The whole assembly was touched to hear about kids who were so moved by compassion for hungry, ill-clad children that they spontaneously gave their own spending money to buy clothing and food for them. We listened with excitement as the kids told of teaching the children about Jesus. We thrilled as they told us of helping to build a house for the poorest of the poor in the shanty town. We wept as one of the adults told us about one of our teenage girls who voluntarily took a bucket of water and gave a bath to a young crippled child whose mother was so uncaring for her child that she regularly left him sitting naked in the street.

The message of God’s love and transforming power he gives to those who will serve him was more powerful coming from those kids that Lord’s day than if the preacher had tried to tell the stories which he himself had not experienced. The service concluded with a father baptizing his son into Christ. God was glorified. Christ was lifted up. People were moved deeply in their hearts, and all were edified by the wonder of all that occurred that day.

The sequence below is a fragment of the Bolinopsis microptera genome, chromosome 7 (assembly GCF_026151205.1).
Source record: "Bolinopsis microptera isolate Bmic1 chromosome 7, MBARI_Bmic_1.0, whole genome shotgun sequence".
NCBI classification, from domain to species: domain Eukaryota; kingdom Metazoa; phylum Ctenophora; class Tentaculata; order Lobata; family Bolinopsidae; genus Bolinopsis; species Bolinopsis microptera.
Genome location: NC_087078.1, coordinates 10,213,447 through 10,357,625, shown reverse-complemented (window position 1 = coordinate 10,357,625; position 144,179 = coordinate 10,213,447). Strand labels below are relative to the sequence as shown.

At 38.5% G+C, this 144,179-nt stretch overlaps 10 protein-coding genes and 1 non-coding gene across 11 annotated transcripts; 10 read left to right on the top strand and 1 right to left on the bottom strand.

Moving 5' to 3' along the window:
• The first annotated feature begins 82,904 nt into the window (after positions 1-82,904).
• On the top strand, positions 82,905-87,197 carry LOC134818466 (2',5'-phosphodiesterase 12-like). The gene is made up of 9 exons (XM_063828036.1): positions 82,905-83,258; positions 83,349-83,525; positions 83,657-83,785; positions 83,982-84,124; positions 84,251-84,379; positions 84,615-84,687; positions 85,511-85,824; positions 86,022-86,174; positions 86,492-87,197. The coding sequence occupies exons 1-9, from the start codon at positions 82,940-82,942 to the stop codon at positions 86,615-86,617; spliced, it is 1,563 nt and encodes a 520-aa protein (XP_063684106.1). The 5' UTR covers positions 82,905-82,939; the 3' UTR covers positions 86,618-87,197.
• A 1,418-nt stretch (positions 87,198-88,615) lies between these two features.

Testimonies in the New Testament

Testimony comes from a word that refers to one who remembers and can tell something to another person. In both the Old and New testaments, the word is often translated “witness.” Its earliest application is a legal term, referring to someone who comes forward as a witness to something he has seen or experienced. This usage is seen, for instance, in John the Baptizer, who bore witness that Jesus was the lamb of God (John 1:7). Another example is the Apostle John, whose purpose in his account of the gospel was to testify about the teachings and events in Jesus’ life that would lead people to believe that he was the divine Son of God.